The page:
5. A feasibility study of in vivo applications of single beam acoustic tweezers

    SciTech Connect (OSTI)

    Li, Ying, E-mail: yli582@usc.edu; Lee, Changyang; Chen, Ruimin; Zhou, Qifa; Shung, K. Kirk [NIH Transducer Resource Center and Department of Biomedical Engineering, University of Southern California, Los Angeles, California 90089-1111 (United States)

    2014-10-27T23:59:59.000Z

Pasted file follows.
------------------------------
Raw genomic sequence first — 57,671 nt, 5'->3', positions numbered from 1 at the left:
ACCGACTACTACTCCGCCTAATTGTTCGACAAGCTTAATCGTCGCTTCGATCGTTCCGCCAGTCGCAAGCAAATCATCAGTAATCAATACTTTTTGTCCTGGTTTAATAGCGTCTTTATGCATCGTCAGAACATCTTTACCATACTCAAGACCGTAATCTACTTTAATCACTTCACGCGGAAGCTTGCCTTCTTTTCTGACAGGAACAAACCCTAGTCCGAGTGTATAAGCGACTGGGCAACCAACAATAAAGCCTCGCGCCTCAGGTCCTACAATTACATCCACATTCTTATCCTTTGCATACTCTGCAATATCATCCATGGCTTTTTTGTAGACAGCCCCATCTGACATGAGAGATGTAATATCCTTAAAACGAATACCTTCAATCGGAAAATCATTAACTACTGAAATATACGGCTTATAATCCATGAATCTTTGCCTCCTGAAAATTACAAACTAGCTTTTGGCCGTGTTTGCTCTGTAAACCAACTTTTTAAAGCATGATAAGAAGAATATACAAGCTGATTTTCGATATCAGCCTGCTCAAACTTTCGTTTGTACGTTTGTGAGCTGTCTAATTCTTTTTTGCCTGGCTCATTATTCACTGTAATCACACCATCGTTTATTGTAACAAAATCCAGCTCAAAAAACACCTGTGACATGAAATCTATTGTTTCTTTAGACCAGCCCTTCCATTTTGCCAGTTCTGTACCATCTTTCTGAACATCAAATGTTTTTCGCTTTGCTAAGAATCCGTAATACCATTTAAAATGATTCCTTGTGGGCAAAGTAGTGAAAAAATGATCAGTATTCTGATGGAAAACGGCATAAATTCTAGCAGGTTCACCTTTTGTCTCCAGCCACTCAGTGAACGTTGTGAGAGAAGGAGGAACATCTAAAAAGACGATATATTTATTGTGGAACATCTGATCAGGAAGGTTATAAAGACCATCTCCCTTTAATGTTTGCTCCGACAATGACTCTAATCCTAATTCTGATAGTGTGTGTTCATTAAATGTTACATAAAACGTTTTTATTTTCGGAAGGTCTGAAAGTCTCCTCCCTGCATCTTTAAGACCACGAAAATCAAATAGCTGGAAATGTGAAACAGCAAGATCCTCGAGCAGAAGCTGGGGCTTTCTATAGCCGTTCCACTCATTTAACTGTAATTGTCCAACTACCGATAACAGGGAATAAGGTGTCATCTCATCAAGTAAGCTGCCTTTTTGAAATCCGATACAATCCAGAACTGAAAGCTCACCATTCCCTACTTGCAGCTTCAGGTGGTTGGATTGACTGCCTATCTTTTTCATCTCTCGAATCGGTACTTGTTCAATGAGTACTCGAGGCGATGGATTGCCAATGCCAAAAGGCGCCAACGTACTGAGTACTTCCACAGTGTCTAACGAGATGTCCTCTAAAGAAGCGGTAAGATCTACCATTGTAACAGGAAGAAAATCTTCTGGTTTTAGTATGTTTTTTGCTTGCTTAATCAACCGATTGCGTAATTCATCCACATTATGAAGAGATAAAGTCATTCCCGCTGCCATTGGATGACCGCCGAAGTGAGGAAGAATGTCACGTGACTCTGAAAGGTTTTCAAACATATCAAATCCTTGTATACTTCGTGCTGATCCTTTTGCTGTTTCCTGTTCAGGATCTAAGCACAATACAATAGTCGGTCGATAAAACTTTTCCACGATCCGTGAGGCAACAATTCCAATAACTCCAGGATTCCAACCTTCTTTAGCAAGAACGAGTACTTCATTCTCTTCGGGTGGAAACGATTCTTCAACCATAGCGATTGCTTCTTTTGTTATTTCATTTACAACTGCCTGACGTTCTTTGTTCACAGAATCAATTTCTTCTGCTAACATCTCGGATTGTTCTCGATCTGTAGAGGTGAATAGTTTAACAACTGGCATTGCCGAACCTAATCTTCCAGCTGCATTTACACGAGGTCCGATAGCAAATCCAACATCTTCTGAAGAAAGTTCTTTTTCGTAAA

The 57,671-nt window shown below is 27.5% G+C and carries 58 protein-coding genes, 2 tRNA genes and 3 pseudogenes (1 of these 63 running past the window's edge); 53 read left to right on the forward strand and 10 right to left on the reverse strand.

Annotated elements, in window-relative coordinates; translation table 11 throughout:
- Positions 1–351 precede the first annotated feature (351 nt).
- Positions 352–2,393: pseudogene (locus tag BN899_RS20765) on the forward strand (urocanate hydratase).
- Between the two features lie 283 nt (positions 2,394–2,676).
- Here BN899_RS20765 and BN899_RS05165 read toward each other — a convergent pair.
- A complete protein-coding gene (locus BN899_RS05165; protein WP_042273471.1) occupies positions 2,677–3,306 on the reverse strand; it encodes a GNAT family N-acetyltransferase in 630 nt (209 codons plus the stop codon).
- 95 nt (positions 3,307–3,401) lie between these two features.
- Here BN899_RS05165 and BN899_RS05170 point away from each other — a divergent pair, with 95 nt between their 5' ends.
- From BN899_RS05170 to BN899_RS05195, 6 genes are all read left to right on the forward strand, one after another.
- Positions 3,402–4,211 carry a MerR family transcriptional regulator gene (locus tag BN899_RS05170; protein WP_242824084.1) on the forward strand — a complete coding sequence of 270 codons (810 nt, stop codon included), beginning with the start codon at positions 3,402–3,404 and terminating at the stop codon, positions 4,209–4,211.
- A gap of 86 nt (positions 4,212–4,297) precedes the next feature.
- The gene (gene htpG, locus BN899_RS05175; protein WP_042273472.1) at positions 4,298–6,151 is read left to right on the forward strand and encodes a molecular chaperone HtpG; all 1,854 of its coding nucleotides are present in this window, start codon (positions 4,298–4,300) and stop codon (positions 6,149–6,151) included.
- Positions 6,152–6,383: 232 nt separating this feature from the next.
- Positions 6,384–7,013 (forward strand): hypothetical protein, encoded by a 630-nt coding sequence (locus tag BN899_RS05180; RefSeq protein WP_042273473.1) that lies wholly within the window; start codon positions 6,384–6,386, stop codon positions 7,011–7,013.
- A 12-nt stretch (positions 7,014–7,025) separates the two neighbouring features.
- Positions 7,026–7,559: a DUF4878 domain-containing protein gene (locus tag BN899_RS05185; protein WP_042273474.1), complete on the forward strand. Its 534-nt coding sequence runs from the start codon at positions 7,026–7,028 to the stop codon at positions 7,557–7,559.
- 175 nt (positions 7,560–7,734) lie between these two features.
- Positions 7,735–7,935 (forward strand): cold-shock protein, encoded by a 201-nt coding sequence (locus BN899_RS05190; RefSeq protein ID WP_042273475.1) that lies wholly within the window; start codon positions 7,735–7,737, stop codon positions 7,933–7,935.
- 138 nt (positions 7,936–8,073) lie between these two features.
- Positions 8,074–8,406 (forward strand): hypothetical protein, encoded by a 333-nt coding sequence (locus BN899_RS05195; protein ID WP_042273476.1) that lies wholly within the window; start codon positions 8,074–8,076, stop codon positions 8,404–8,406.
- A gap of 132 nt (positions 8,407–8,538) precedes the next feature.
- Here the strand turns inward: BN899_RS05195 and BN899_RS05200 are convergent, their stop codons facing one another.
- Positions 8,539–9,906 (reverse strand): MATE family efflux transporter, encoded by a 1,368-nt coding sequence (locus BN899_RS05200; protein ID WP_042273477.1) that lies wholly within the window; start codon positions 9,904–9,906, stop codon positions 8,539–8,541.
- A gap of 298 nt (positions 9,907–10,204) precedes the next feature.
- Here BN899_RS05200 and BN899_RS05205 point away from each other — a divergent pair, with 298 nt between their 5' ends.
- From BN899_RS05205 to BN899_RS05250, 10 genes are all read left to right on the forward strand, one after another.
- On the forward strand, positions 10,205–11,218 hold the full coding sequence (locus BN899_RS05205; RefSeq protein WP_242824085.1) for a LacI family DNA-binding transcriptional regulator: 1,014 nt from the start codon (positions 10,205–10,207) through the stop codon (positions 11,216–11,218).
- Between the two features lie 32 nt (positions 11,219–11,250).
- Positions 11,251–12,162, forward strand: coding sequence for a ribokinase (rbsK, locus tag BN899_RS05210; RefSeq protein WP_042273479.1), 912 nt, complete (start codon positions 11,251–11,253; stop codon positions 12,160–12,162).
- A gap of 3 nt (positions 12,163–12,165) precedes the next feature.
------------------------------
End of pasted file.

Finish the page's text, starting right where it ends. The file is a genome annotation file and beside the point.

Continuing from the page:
Tools that are capable of manipulating micro-sized objects have been widely used in such fields as physics, chemistry, biology, and medicine. Several devices, including optical tweezers, atomic force microscope, micro-pipette aspirator, and standing surface wave type acoustic tweezers have been studied to satisfy this need. However, none of them has been demonstrated to be suitable for in vivo and clinical studies. Single beam acoustic tweezers (SBAT) is a technology that uses highly focused acoustic beam to trap particles toward the beam focus. Its feasibility was first theoretically and experimentally demonstrated by Lee and Shung several years ago. Since then, much effort has been devoted to improving this technology. At present, the tool is capable of trapping a microparticle as small as 1 ?m, as well as a single red blood cell. Although in comparing to other microparticles manipulating technologies, SBAT has advantages of providing stronger trapping force and deeper penetration depth in tissues, and producing less tissue damage, its potential for in vivo applications has yet been explored. It is worth noting that ultrasound has been used as a diagnostic tool for over 50 years and no known major adverse effects have been observed at the diagnostic energy level. This paper reports the results of an initial attempt to assess the feasibility of single beam acoustic tweezers to trap microparticles in vivo inside of a blood vessel. The acoustic intensity of SBAT under the trapping conditions that were utilized was measured. The mechanical index and thermal index at the focus of acoustic beam were found to be 0.48 and 0.044, respectively, which meet the standard of commercial diagnostic ultrasound system.